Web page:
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I looked at those flanges, but I haven’t needed them. I put those frames up last July, left the shade cloth on over the winter, and have had no problems. I just slid it over rebar. The rebar is 16 or 18” long and pounded into the ground about halfway. If you went bigger than I did you might need that extra reinforcement, but I haven’t, at least so far.

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@C-N that is a great idea. Thanks for sharing.

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Here are some pictures of my shade area.
Its constructed so that if I decide I need to move it I can take it apart and move it wherever I want.

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On the far side of my house there is a small area that is south facing, gets extreme sun and very hot. Utilizing the fence I used some wire cable to take the load and electrical conduit for rigidity to prop up the cloth. This can be taken down very easily if need be. Has expanded my usable area and given me a spot for developmental/project trees.

It was relatively cheap and easy to put together.

Good luck!

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This is over engineered but I had several concurrent problems. Due to watering, I had muddy dog paws that were going to get me killed by my wife and my water pH was 7.4. Additionally since this is in Texas, I needed 30-40% shade for about 9 /12months and I’ve had benches rot at the base in the past so I Wanted something stable.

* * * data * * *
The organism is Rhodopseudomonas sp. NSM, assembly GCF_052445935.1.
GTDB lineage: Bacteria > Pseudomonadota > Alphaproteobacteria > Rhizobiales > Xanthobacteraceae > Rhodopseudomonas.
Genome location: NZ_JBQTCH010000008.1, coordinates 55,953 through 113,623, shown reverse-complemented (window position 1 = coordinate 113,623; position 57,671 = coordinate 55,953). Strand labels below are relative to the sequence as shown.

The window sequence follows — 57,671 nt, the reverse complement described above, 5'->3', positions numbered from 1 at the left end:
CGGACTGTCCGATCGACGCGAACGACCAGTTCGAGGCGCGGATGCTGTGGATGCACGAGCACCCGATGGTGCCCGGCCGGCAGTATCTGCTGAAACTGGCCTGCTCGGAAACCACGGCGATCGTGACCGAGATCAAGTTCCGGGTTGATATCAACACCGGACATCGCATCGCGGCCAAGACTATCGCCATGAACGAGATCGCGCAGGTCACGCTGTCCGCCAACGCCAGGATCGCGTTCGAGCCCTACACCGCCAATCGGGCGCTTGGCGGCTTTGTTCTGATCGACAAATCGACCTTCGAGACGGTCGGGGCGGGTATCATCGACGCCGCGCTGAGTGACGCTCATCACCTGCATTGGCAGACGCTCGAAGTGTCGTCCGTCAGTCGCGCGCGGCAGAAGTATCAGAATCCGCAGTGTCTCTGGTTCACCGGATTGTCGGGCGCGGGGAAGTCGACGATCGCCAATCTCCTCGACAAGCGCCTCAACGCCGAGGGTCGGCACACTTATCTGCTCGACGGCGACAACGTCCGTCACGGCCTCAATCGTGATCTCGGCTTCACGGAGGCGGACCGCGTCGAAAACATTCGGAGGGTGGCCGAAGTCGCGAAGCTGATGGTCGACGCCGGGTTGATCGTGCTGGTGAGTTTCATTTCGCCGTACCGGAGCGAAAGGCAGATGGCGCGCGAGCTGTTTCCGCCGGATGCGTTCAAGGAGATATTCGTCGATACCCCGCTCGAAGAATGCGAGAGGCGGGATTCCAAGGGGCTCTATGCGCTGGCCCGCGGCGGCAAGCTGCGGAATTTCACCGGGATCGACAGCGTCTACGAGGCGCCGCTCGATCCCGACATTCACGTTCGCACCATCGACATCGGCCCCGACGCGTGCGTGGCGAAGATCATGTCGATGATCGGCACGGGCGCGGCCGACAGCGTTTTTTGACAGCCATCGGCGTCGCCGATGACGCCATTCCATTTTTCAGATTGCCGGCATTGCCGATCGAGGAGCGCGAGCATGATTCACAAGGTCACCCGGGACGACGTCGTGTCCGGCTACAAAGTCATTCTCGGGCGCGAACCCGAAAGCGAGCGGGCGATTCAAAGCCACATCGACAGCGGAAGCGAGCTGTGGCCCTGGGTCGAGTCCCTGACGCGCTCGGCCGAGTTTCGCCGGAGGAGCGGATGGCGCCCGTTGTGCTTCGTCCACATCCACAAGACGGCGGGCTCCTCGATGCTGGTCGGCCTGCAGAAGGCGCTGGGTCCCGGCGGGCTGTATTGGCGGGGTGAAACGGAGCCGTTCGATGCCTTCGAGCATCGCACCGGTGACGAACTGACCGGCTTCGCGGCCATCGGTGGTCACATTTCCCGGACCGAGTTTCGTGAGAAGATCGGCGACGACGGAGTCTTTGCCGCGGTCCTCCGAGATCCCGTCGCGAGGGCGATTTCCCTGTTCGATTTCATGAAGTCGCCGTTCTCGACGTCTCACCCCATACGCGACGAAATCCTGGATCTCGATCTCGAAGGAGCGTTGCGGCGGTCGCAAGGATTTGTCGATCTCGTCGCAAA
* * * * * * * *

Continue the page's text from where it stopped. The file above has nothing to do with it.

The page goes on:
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The posts are poured concrete set 4 feet in the ground. The area under the benches is excavated out, lined with a pond liner filled with 21 yards of gravel. This catchment area drains to a sump and the water gets pumped up to the storage tank in the picture to be reused I also collect the rainwater from the house to the same tank. My dogs no longer have muddy feet and the water for the bonsai has a pH of 6.8

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Now THAT is a nice build.

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I am enjoying everyone’s setups and ideas. Keep them coming. I am just afraid of the wind lifting something up. It gets gusty up here in MN. 40-50mph sometimes.

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Les-in-Tex.
I have often thought of using a sump system to reuse my water. How much (percentage-wise) do you think you reclaim? And during the winter, how much water are you not using because of the rain water. I bet you can adjust your pH and hardness much better also. How are the trees responding? Thanks

If you can’t put posts into the ground use the method that pilots use to anchor their planes on grass strips. Drive a pair of spikes into the ground and 45 degree angles so that they form an X with the center a few cm above the ground. Then tie your structure to the center of the X making sure to loop the rope or strap both vertically and horizontally around the crossing point. This is very difficult to pull from the ground, particularly if you use 2 ft. (60 cm) long grade stakes. There are also some newer screw in anchors that are difficult to pull.